To: Rich Fitzgerald, Allegheny County Executive, Luke Ravenstahl, Pittsburgh Mayor, Bill Peduto, Pittsburgh Mayoral Candidate, Michael Lamb, Pittsburgh Mayoral Candidate, Natalia Rudiak, Pittsburgh Councilwoman District 4, Jeanne Clark, Cand...

Enforce Pittsburgh’s and Allegheny County’s “Percent [%] for Public Art Laws"

Hill District Consensus Group

Pittsburgh and Allegheny County ordinances include provisions requiring 1% and 2% of the costs of a publicly-funded building or renovation project, respectively, be set aside for the inclusion of art. Public Art laws are already on the books, but are largely ignored and not being enforced. Many cities in the U.S. have thriving "Percent for Art" programs thanks to active legislation, but Pittsburgh and Allegheny County do not.

By enhancing and enlivening public spaces, Public Art can engage residents, welcome visitors, raise visibility and improve the livability quotient of city life for all. Enforcing these existing laws to fund art in public spaces will brand Pittsburgh as a more nationally competitive city.

With a viable Percent for Art program, Pittsburgh will become more livable by presenting economic opportunity to working artists, architects and skilled laborers. The presence of a healthy arts community—a critical mass of active and interacting artists and skilled craftspeople—will drive jobs, development, and the revitalization of Pittsburgh as a whole.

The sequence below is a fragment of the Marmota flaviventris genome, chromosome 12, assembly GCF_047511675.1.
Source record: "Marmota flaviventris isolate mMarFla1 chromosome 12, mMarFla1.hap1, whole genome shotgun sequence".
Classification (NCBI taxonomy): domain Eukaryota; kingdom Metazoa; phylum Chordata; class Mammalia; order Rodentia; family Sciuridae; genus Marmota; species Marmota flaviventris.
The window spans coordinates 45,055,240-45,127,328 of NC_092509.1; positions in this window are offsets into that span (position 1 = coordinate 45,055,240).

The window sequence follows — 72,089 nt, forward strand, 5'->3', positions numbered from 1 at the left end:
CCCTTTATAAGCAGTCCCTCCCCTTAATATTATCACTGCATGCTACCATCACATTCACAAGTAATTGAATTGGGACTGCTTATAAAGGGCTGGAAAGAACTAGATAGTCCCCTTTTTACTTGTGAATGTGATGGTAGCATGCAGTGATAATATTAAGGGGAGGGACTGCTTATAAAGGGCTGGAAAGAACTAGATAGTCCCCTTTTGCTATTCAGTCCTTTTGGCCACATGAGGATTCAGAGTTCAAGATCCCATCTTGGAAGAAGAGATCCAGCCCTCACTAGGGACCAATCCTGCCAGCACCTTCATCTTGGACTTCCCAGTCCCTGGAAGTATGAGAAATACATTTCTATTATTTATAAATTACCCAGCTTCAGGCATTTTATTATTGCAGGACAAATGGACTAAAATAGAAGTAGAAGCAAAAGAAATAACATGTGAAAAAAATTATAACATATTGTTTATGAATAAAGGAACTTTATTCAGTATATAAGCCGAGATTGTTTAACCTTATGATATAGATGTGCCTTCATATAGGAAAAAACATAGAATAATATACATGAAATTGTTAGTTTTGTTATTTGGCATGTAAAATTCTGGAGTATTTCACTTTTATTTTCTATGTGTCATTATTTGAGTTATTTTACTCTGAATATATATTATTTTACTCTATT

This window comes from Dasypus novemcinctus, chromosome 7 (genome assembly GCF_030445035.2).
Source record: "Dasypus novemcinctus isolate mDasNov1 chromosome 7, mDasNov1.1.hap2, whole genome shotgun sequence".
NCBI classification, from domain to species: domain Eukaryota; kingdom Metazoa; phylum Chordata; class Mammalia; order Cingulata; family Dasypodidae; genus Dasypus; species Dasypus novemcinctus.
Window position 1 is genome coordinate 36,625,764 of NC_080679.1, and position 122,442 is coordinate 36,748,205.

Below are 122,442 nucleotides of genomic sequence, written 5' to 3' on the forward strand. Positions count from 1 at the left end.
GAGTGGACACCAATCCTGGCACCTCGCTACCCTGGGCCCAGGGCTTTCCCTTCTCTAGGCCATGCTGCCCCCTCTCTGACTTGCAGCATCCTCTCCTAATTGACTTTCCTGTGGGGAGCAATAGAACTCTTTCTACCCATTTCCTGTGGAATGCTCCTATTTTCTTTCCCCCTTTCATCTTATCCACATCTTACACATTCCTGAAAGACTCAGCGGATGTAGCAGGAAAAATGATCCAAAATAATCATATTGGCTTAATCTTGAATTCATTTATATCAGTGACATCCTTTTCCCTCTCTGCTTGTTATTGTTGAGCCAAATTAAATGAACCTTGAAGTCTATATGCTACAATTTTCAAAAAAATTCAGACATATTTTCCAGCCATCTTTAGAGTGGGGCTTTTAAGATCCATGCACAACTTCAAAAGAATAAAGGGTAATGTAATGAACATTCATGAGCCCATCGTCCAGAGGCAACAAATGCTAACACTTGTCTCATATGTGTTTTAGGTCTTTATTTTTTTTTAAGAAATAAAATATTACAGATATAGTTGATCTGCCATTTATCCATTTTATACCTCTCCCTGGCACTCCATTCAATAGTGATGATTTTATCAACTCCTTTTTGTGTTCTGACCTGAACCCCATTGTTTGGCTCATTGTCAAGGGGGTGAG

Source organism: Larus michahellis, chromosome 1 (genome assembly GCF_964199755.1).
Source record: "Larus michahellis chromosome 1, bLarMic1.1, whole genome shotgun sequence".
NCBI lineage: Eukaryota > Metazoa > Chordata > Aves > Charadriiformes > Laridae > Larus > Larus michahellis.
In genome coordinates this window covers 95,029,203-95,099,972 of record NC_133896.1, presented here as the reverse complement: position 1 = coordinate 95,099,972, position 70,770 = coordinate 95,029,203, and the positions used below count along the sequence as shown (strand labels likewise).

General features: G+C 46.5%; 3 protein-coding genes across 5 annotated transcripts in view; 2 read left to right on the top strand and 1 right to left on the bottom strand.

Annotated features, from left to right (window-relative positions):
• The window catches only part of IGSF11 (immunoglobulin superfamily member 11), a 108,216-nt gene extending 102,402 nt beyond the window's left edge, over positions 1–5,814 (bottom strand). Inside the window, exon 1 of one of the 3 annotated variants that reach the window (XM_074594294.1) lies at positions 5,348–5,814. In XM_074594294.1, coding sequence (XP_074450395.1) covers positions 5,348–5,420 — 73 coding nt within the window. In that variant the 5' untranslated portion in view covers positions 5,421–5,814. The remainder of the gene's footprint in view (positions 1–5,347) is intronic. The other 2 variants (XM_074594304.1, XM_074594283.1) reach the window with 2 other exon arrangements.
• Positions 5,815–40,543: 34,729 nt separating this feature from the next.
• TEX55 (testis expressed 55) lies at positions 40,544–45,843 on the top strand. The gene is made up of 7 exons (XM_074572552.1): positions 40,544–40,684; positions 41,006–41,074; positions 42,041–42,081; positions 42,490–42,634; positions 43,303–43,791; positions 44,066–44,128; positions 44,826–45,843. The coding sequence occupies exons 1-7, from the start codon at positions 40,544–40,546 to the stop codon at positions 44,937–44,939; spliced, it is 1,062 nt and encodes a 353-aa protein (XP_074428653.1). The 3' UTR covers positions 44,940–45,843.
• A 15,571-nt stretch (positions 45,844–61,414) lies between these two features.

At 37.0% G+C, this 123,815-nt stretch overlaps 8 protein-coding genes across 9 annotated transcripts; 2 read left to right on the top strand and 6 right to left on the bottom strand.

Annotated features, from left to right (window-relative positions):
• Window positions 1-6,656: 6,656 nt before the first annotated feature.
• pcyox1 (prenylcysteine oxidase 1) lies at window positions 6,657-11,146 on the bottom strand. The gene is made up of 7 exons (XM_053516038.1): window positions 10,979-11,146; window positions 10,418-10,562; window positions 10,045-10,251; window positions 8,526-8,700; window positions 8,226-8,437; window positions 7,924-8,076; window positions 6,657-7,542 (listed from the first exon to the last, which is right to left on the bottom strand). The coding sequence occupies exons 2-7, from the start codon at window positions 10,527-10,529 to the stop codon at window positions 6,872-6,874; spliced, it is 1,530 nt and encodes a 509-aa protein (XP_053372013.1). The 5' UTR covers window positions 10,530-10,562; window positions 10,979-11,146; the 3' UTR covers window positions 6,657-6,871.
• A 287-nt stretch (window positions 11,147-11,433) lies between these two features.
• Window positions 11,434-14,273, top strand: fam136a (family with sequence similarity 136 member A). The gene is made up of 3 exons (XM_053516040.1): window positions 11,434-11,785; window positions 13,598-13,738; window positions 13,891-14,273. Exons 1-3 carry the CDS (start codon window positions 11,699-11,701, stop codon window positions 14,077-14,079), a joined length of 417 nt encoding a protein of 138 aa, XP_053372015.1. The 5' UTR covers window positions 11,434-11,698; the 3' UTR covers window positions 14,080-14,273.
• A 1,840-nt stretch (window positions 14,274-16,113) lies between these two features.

We ask Pittsburgh's Mayor, Allegheny County's Executive, Pittsburgh City Council members, and candidates for mayor and city council to make a pledge: "I will enforce Pittsburgh and Allegheny County Percent for Public Art Laws."

Why is this important?

The economic opportunities that come with Percent for Art projects: 60% of public art budgets routinely go towards the fabrication and installation of an artwork; 20% towards the artist's authorship. Examples of people who work on fabrication and installation are plumbers, electricians, welders, carpenters, general contractors, plus workers with expertise with tile and concrete. Essentially, this insures that artists get paid to think and to build on a large scale, engaging the eyes, ears, and interest of all citizens.